Best Western launches global brand

New design more modern, friendly

Rebecca Harris October 01, 2015


Best Western has undergone a global rebrand including a new logo for its masterbrand, new logos for its property brands, and a new name.

The company, which has more than 4,100 hotels and resorts worldwide, has changed its name from Best Western International to Best Western Hotels & Resorts.

“We made a deliberate choice to move from “International” to “Hotels and Resorts” to better position the depth and diversity of our hotels globally, which include many resorts across North America and other global locations,” said Dorothy Dowling, SVP of marketing and sales at Best Western.

The Best Western Hotels & Resorts masterbrand logo, in use since 1993, has been updated with a more modern blue and uses hand-drawn lettering for a contemporary and friendly look. It also incorporates the brand’s initials, BW, to make the name more functional in the digital space.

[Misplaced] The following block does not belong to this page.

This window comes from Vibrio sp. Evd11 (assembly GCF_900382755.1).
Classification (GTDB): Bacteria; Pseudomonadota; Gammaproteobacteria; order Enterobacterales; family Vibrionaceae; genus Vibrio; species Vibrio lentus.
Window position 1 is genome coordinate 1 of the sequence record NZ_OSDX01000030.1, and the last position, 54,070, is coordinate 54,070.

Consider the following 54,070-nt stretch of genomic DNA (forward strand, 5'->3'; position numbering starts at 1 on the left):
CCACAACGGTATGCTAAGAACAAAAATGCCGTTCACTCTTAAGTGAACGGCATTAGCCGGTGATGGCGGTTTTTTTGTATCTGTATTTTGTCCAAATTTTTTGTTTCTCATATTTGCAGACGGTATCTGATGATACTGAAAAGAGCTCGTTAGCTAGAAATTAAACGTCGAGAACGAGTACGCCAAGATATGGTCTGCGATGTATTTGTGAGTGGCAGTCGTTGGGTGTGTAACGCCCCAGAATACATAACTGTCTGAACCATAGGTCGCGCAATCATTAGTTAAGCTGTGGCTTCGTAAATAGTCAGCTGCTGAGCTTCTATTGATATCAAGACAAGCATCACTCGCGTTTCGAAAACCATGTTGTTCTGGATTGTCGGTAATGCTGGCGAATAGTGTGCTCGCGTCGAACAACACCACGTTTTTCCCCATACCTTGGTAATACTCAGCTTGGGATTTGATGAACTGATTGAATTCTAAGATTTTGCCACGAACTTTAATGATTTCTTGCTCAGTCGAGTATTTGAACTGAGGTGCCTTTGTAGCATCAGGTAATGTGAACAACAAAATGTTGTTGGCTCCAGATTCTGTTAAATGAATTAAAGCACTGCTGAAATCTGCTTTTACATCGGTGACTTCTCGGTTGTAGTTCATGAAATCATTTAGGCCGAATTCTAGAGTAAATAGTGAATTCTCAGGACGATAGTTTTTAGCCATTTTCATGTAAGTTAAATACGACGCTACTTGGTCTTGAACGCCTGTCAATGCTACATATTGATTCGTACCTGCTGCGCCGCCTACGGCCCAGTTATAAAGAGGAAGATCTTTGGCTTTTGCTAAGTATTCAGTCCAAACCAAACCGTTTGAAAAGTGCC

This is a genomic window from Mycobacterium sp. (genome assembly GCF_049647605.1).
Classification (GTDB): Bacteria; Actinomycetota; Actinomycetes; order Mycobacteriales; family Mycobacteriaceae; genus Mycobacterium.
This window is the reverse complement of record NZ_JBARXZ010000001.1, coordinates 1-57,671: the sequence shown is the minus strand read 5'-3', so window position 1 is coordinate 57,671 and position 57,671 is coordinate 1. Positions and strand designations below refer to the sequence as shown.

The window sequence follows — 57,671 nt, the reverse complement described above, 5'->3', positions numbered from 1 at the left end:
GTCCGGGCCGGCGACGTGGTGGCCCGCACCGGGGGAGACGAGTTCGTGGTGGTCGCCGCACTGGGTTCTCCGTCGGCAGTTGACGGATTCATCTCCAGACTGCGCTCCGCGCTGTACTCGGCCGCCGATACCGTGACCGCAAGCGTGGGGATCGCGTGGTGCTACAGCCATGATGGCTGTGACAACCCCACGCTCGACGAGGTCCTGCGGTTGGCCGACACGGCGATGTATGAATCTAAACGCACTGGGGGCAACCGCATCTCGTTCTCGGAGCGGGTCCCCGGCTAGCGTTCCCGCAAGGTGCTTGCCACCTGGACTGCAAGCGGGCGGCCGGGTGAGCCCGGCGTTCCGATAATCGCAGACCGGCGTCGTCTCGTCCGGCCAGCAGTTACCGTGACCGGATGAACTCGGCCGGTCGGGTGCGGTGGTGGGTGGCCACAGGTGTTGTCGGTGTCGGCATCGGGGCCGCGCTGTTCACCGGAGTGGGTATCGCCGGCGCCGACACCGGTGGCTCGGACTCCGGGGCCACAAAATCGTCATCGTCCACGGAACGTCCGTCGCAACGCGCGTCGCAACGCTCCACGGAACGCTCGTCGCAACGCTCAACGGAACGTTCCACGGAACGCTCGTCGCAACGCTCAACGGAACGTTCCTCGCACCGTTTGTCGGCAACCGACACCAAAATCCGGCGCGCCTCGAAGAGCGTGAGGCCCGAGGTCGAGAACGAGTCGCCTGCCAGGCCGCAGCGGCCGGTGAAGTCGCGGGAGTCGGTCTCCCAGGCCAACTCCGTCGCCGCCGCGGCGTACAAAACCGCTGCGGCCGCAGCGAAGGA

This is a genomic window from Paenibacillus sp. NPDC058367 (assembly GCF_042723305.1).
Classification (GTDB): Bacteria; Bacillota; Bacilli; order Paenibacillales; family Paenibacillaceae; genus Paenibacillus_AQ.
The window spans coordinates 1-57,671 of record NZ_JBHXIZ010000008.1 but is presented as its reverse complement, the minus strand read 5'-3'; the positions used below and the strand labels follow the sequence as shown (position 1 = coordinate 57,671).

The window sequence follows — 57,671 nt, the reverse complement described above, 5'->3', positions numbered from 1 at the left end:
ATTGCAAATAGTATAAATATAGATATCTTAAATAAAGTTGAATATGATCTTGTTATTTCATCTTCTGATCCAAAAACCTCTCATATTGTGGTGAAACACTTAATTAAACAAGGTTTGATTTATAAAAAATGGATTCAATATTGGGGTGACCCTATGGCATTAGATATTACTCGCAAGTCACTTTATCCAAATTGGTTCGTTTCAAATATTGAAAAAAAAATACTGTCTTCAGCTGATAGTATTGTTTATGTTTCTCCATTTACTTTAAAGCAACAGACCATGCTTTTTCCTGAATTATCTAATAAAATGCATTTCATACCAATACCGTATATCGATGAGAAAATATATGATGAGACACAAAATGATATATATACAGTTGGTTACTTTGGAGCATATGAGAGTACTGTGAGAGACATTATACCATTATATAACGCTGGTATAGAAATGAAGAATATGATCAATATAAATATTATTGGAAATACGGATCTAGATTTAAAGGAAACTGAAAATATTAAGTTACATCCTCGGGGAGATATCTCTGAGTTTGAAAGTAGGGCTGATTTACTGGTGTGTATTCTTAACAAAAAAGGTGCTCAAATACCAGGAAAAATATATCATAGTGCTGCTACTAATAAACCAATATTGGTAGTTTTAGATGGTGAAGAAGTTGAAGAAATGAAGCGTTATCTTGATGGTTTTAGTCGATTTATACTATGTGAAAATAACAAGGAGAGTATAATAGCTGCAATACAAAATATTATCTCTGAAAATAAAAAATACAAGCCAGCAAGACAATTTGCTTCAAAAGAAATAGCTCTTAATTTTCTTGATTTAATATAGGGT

“[It’s important to] ensure that it stands out on mobile and wearable devices, and then clearly positions the diversity of our hotels globally,” said Dowling.

The logos for the hotel brands Best Western, Best Western Plus and Best Western Premier were also updated, with an aim to clearly differentiate the brands.

Best Western is also redesigning its digital platform, including, which will be relaunched next spring. In August 2015, new property websites were created for more than 2,000 properties across North America. In September, Best Western launched its new mobile booking experience including a mobile website and apps designed to provide a cleaner, uncluttered interface.

As part of a move towards appealing to a younger, more tech-savvy traveller, Best Western also announced the launch of a new boutique hotel concept called GLō. The mid-scale hotel will feature design elements that speak to the name, such as an LED “Lite Brite” wall and glowing welcome desk. In Canada, BW is actively targeting GLo in suburban locations including markets such as Mississauga, Ont., Milton, Ont., and Trois-Rivieres, Que., as well as other secondary cities in Quebec, Nova Scotia and New Brunswick.